Algorithmic photo of connected feet

Algorithmic Photography

For a long time I have been interested in thinking about what would happen if cameras could do more than capturing a somewhat realistic representation of the incoming light through a lens. I have experimented with long exposures, slit-scans and other ways of interpreting the world. But what if we could express a photographic vision in an algorithm we could use when capturing images? We already have the tools to retouch images in post production but I am interested in finding out what happens when I implement an idea in an algorithm before any light is captured and then apply it in an environment....

September 26, 2021 · Peter Krantz
Girl with seaweed

Girl with seaweed

September 23, 2021 · Peter Krantz

The Mimic Pendant Lamp

This is a prototype for a dining table pendant lamp. A camera monitors what’s underneath the lamp and tries to mimic the colors it sees with the LED:s on the top of the lamp. This creates a somewhat matching ambient light in the room. It is made from oak wood and it uses a Python script on a Raspberry PI Zero W for the image analysis. The drawback is that the boot time is close to 20 seconds....

May 13, 2020 · Peter Krantz

The unreasonable effectiveness of recipe generation with the GPT-2 sample model

The release of the OpenAI GPT-2 sample language model from the paper Language Models are Unsupervised Multitask Learners (also see Better Language Models and Their Implications) shows great promise of what is to come. The paper describes how training data was collected by following outbound links from Reddit. This got me thinking about what types of content it has seen. I have experimented with triggering recipe generation from the model by using “recipe” and similar conditioning texts....

February 27, 2019 · Peter Krantz

Political advertising on social media is at risk of being lost forever

Not that long ago almost all political advertising was clearly visible in the physical world. Posters, newspaper ads and pamphlets were widely circulated, collected and preserved. It is not unlikely that you are able to walk into an antiquarian book shop and find examples of political propaganda hundreds of years old. Other copies will end up in attics, basements, shoeboxes and occasionally be donated to archives or sold on eBay. It was easier to see who said what and to whom....

July 10, 2018 · Peter Krantz

Christmas carols and death metal lyrics in Tensorflow

After the previous experiment with a character based recurrent neural network (RNN) for romantic novel titles I wanted to find more details about word level RNN:s. I was happy to find that Sung Kim has made it easy to explore word-level RNN:s with Tensorflow in this repository. Training text is 50/50 Christmas carols and death metal lyrics. Output examples below. (added line breaks and bolded lines that seemed like reasonable song names :-)....

December 23, 2017 · Peter Krantz

Chat Roulette Kastanjett at Stupid Hackathon Sweden

The Stupid Hackathon is a one-day event where participants conceptualize and create projects that have no value whatsoever. Me and Memeleader made Chat Roulette Kastanjett - a service for all castanet players who want to talk to other castanet players over castanet morse code. We made a small chat website (with the help of and Heroku), wired up castanets with a micro Arduino controller running morse code debugging code. And we won a prize!...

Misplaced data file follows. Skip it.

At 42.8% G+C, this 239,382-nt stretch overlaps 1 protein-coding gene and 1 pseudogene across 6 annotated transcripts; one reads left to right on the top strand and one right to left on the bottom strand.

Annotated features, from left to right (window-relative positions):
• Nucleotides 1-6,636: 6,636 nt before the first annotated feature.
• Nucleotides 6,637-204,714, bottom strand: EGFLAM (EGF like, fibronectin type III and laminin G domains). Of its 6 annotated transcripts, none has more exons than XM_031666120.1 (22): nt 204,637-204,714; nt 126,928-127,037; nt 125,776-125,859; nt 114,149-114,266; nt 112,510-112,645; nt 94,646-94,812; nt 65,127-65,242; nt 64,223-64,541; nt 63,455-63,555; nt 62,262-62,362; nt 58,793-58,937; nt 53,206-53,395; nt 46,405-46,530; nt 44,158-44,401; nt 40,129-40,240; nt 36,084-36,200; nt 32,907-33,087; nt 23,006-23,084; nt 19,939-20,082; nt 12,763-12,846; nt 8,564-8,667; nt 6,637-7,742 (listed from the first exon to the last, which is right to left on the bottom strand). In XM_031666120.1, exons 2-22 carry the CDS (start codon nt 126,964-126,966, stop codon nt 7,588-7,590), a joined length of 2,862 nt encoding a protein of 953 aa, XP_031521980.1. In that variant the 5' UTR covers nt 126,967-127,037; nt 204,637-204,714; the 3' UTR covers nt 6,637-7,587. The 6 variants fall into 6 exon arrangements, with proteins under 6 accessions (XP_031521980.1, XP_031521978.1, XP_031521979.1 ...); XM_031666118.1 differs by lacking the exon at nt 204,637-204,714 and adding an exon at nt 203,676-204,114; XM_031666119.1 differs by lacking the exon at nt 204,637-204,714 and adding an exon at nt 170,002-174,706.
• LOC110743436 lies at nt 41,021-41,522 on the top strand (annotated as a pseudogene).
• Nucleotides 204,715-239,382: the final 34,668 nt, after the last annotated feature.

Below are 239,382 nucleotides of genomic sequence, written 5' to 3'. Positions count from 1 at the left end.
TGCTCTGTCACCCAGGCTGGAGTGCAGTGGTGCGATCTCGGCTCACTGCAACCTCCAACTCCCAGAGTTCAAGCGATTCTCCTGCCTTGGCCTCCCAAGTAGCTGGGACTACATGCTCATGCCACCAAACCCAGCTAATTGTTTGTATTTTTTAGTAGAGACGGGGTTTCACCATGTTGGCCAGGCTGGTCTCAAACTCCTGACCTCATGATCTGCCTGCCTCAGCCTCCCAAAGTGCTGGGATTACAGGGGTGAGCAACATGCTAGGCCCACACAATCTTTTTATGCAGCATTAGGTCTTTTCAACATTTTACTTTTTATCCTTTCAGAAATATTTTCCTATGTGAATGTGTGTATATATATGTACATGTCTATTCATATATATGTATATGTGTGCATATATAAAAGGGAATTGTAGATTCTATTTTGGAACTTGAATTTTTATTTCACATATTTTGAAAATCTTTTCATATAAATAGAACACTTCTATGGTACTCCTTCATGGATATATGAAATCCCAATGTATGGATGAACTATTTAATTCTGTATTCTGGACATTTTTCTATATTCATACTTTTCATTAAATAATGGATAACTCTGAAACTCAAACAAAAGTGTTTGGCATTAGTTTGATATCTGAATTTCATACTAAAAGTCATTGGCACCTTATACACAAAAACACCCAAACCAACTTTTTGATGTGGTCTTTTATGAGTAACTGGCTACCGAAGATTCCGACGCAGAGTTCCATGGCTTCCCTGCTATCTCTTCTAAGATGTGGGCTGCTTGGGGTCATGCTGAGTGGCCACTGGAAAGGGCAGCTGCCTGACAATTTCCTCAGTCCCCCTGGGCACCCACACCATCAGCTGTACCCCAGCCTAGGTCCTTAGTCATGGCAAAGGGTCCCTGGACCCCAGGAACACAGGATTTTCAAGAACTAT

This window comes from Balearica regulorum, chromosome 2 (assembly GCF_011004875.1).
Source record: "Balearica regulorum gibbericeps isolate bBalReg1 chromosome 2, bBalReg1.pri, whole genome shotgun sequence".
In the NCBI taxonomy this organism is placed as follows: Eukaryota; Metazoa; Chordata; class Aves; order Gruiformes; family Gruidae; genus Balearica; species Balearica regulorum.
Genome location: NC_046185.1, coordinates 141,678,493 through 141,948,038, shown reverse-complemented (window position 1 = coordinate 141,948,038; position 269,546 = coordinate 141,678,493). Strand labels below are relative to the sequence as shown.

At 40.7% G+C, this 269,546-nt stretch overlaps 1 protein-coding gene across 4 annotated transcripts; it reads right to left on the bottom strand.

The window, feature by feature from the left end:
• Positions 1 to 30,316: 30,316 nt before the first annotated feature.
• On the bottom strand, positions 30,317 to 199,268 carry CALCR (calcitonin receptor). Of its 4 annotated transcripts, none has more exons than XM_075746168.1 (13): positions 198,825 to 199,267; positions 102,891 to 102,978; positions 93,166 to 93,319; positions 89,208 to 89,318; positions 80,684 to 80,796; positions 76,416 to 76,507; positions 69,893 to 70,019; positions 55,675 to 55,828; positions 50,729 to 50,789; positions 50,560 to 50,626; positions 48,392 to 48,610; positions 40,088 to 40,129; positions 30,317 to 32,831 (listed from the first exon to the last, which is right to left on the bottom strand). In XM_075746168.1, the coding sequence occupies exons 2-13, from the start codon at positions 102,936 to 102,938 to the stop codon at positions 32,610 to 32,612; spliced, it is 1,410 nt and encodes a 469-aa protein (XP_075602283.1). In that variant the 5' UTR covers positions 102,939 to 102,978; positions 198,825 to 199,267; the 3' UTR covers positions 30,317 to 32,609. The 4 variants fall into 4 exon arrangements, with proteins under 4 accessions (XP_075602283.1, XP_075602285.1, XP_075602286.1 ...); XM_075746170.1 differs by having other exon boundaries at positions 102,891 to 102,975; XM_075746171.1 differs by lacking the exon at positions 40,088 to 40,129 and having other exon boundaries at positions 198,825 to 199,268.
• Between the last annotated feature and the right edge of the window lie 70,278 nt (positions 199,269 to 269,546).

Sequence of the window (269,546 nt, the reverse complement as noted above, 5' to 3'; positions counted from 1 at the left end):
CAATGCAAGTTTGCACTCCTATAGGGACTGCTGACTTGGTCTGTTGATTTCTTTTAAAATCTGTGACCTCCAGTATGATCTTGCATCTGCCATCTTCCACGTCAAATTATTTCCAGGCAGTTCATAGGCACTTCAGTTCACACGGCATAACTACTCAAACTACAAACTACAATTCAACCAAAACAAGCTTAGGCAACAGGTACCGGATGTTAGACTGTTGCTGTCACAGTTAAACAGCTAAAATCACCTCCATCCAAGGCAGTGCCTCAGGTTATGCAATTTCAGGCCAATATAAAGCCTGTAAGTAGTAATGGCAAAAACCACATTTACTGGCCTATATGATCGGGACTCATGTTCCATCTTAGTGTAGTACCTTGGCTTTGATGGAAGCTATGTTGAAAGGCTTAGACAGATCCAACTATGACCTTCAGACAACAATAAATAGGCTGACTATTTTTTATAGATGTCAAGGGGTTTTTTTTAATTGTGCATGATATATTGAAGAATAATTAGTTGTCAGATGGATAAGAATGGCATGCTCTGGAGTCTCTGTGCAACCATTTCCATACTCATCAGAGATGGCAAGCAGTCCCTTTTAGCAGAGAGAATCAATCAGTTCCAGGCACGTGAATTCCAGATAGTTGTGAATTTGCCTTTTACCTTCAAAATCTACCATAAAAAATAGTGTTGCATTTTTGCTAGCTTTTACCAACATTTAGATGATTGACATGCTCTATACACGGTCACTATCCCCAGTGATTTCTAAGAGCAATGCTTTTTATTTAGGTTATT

February 12, 2017 · Peter Krantz

Nurse Christmas Havin's Love or Using Deep Learning for Romantic Novel Titles

Torch is a scientific computing framework with wide support for machine learning algorithms. Andrej Karpathy has an excellent blog post explaining recurrent neural networks (RNNs) and character level models. With his sample code for Torch it is very easy to get started creating your own RNN by using text from a specific domain. This model learns to predict the next character in a sequence. The model can be used to generate text character by character that looks similar to the original training data....

December 23, 2015 · Peter Krantz

Polonoise from 1790

The Gothenburg University Library has digitized several years of sheet music from a publication called Musikaliskt Tidsfördrif (“Musical pastime”). The first issue from 1790 contains a short Polonaise. I transcribed it in MuseScore and generated an audio file. It may be the first time it is played for two hundred years or so. You can listen to it here: Download the sheet music and mp3 file below. Both are Public Domain....

December 22, 2015 · Peter Krantz

The first step to find out what users think

Empowering everyone to evaluate usability can improve the digital workplace. Here is how you take the first step with Bad software makes a bad digital workplace Organizations that have been around for a few years typically have a large number of legacy systems. Ages ago, when they were created, it is likely that no one cared about their usability or design. Users were used to obeying software and taking a course in order to be able to file a report....

June 7, 2015 · Peter Krantz